The data continues to pile up, yet the result is inconclusive. Judging by GDP, the broadest measure of an economy’s output, the U.S. economy has been growing since the middle of 2009. The PMI, a manufacturing-related gauge developed by the Institute for Supply Management, has been greater than 50, indicating expansion, for 11 months straight. Capacity utilization among steel producers has rebounded 25 percent since May 2009.
For all that, is it still too early for most companies to hang out the “Now Hiring” sign? Unemployment in the U.S. hit 10.1 percent in October; by June it had fallen just a bit, to 9.5 percent. The good news is that some manufacturers have been expanding, hiring workers, and announcing plans for future hiring.
This leads to more questions: Are the jobs that were lost being filled? Or is the economy changing? If so, how? Of course the job mix doesn’t change much in just a few months, but a recession can be enough to reveal some big-picture, long-term trends.
For example, the number of autoworkers in the U.S. held steady at around 250,000 from 1995 to 2002 or so, and then began falling; by early 2008, the U.S. had a mere 174,000 autoworkers. Now, in the middle of 2010, the losses have stopped and the number has stabilized at 115,000.
Detroit won’t recover overnight, but one Michigan-based aerospace company, W Industries, is making efforts to expand, hire unemployed-but-experienced manufacturing workers (former autoworkers, that is), and do its part to recast the Motor City’s labor market a bit.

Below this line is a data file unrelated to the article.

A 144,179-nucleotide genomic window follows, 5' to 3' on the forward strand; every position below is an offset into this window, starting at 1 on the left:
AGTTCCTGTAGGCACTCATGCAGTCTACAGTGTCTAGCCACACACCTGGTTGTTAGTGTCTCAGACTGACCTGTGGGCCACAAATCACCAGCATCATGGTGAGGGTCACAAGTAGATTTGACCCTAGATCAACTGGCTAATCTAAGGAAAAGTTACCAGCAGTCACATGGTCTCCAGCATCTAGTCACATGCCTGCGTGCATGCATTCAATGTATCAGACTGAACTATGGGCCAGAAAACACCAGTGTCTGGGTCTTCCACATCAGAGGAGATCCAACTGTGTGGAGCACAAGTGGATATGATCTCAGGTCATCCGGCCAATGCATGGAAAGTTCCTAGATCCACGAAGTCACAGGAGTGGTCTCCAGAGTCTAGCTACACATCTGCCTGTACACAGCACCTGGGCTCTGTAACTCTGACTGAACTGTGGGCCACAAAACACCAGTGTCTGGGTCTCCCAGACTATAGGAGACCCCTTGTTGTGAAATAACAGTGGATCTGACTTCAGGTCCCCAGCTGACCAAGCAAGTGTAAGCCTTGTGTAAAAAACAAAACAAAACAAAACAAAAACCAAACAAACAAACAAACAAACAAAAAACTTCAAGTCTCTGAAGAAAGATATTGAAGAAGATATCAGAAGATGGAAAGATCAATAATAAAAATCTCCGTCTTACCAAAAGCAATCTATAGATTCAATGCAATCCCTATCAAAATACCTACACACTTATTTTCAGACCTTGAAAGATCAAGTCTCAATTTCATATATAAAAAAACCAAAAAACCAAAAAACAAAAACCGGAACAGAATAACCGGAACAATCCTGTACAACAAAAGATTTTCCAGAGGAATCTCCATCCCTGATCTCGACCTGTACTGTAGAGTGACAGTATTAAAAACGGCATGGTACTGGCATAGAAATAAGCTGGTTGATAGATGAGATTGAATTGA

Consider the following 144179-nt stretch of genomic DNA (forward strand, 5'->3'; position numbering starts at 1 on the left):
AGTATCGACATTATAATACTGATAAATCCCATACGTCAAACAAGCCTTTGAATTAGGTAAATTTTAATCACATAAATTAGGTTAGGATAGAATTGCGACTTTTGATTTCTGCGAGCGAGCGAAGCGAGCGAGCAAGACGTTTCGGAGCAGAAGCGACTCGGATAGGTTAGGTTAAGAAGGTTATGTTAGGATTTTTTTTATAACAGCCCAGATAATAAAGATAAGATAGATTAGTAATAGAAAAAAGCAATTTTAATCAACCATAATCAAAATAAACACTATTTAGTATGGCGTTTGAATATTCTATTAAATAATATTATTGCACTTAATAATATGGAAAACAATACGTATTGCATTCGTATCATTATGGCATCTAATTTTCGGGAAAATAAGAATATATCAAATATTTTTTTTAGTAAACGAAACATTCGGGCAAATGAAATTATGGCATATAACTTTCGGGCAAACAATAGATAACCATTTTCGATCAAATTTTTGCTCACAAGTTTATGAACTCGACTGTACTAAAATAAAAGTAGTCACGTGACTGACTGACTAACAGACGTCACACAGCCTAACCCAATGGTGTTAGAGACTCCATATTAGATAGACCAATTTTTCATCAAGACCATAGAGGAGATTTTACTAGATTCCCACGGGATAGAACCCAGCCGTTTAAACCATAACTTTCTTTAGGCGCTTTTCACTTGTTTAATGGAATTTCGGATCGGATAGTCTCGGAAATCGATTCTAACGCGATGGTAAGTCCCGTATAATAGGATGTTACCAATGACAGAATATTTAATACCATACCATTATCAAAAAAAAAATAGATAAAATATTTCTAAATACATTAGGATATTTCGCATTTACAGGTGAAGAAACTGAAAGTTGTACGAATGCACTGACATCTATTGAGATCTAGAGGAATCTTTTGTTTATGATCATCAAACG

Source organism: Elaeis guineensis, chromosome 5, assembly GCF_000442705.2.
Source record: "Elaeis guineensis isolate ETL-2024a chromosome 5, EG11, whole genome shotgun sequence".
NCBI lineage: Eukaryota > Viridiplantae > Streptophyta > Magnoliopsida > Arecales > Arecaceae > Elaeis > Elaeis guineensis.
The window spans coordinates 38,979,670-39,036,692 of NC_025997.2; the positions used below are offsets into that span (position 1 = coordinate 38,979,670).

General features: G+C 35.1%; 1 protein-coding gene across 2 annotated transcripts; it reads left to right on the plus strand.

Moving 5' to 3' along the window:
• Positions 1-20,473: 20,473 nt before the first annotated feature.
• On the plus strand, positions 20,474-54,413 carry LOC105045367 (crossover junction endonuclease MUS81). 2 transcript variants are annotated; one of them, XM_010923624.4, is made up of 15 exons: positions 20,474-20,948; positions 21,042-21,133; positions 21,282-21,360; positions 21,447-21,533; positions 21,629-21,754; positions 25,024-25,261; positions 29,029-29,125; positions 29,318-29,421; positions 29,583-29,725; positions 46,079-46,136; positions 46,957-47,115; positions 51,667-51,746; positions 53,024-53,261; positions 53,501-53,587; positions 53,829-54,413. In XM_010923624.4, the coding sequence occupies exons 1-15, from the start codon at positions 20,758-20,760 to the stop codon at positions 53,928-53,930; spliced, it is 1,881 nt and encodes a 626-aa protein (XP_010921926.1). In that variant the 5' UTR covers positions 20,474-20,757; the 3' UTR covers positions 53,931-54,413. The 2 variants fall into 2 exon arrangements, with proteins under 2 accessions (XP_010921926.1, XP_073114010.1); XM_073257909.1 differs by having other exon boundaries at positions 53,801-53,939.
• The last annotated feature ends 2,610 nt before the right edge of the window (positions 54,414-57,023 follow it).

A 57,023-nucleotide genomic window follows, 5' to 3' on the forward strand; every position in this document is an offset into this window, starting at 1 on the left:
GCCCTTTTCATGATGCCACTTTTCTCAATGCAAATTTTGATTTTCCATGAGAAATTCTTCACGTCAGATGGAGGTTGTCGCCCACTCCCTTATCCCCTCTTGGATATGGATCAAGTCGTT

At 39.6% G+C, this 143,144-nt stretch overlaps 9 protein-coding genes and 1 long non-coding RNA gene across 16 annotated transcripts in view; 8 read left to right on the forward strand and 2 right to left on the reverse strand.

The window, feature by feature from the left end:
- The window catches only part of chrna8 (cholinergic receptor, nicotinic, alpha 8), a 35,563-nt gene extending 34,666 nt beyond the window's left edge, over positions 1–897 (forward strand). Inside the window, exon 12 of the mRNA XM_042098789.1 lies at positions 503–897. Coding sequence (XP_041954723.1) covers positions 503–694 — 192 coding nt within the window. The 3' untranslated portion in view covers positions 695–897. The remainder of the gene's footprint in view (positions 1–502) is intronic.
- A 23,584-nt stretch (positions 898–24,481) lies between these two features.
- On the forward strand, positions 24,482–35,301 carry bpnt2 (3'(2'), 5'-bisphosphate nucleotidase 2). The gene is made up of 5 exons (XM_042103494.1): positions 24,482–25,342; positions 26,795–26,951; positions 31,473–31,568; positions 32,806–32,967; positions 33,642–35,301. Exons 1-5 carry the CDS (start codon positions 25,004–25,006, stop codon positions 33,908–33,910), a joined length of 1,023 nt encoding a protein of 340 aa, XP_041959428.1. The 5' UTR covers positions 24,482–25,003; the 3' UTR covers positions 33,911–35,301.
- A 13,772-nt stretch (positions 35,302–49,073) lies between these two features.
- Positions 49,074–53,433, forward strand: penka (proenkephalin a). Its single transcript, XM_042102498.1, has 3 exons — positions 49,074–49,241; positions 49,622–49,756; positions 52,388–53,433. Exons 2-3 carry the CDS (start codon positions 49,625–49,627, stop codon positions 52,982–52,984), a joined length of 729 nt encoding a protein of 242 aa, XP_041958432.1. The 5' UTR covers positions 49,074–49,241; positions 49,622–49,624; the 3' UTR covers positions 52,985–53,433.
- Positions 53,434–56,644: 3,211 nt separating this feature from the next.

You don’t have to look far to find other areas that have the potential to grow. The U.S. military is engaged in two conflicts, providing plenty of opportunity for defense contractors. Nearly everyone is looking for cleaner and greener technologies, so recycling and alternative energy are growing industries.
Other data from the Bureau of Labor Statistics shows that, the current recession aside, people in the U.S. have been spending quite a bit of money on motor homes, travel trailers, and campers (employment increased about 50 percent from 1995 to 2006) and boats (employment increased 35 percent in that time).
“Now Hiring” signs are a welcome relief after a recession, but manufacturing firms also should bear in mind that “Now Changing” is a mindset necessary to keep up with a changing economy.
Custom fabricating shops see all kinds of jobs, large and small. Flexibility is important. But when a small job results in multiple changes that require a revised quote and the customer isn’t happy, it might be better to let the job go. Yes, you need to please customers, but you also need to make money.
STAMPING Journal is the only industrial publication dedicated solely to serving the needs of the metal stamping market. In 1987 the American Metal Stamping Association broadened its horizons and renamed itself and its publication, known then as Metal Stamping.